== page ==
“After our first brave efforts of Lent, our natural inclinations tend to reassert themselves. Temptations may increase their strength or their frequency. Hence the danger of discouragement and of slackening in the observance of generous lenten resolutions. It is the critical hour, in which temptation may surprise us, turn our thoughts inward upon personal problems, and make us forget the sufferings of other men. Brother to all men, Jesus showed that temptation can be a way of redeeming souls–our own and those of others. “In that He Himself has suffered and has been tempted, He is able to help those who are tempted””(Heb. 2:18) https://tridentine-mass.blogspot.com/
Temptations are opportunities to grow in sanctity. Such things are allowed by God only to the extent we are capable of resisting. God, who is Infinite Love, could not possibly allow us to be tempted beyond our capacity to do the right thing, by cooperating with the graces being poured out. With every single temptation, HIS GRACE IS SUFFICIENT FOR THEE. (2 Cor 12:9)
Blessed Lent! How we making out, folks? We’ve only just begun! You’ve got this, and you have help. As we heard in Psalm 90:4-5 three times today at Mass…
“The Lord will overshadow thee with His shoulders, and under His wings thou shalt trust: His truth shall compass thee with a shield.”
More on that HERE.
I thought I would share a little of what I am doing, and not doing, this Holy Lent.
First of all, thank goodness for the Immoderate Zeal admonition last week, because I was indeed about to bite off way more than I could chew. I have been wanting to get back to the Divine Office, which I used to pray a decent amount of the N.O. version when I was N.O. Then came the day the meditation was a sermon from Pope Paul VI, and I had had enough. Anyway, I knew there was no way I could do the old Breviary, but then someone recommended the Little Office of The Blessed Virgin Mary. I was very much looking forward to making it a habit this Lent!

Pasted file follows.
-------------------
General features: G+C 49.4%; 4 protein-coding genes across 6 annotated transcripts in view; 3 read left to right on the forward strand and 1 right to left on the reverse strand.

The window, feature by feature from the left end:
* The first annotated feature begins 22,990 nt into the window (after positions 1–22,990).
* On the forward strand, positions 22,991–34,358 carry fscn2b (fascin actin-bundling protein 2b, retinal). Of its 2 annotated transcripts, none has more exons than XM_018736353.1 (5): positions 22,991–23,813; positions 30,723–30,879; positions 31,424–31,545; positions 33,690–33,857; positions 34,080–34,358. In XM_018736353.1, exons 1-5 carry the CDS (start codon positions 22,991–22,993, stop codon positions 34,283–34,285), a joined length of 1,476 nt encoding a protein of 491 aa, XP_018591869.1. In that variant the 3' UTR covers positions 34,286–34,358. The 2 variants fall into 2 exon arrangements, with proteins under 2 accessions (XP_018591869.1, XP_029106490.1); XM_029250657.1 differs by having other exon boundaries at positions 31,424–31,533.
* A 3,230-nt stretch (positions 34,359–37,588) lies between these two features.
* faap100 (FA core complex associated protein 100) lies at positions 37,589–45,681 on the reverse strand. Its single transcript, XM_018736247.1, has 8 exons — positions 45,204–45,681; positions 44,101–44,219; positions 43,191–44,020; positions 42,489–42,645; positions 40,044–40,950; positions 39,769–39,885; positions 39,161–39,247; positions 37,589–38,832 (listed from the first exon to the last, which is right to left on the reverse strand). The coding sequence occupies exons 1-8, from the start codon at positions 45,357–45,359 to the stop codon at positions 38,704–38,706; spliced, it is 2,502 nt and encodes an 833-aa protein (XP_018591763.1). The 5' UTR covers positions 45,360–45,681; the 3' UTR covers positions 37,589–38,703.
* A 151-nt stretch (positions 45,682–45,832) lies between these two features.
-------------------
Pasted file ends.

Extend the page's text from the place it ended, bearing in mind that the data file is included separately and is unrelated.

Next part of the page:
Oops. I had not bothered to crack it open until Shrove Tuesday, so I could learn how to pray it beginning Wednesday. That is when I discovered it wasn’t going to work. Even with the time I pledged to steal back from the internet and other things time-suck, I still wasn’t going to have time for the Little Office, at least not consistently and whole-heartedly. Womp.
For the same reason, I decided against trying for 15 decades of the Rosary every day instead of five. I knew I would not be consistent, or else something else would need to come off the table. My day job is also especially demanding right now, and this blog takes some time too.
So here is where I settled: Daily Mass (or at least time in front of the Blessed Sacrament)… bottom line, be in church in some way every day. Daily Rosary, of course. Minimize social media and internet in general. An increase in partial fasting and partial abstinence six days a week.
Now here are the committed daily additions. These aren’t new acquisitions of mine, just newly practiced daily with rigor (or is it rigidity?).
- Benedictus missal. It comes in the mail each month, and it’s only $5. In addition to the Mass propers, there is a miniature office with short psalms for morning and evening, as well as a daily meditation.
- My Imitation of Christ by Thomas à Kempis. Should need no introduction. Short daily meditations focused on our fallen nature which will pummel you into humility whether you like it or not.
- Divine Intimacy by Father Gabriel of St. Mary Magdalen, O.C.D. Two meditations and a sample colloquy for each day of the year, rooted in Teresian spirituality. Today’s chapter is aptly titled, “The Great Combat.”
I find that My Imitation and Divine Intimacy make for a nice counterbalance. While both aim toward sanctity through humility, the former does so through Fear of the Lord, the latter through love and union.
Off we go. I’m really liking it so far. Blessed Lent, everyone.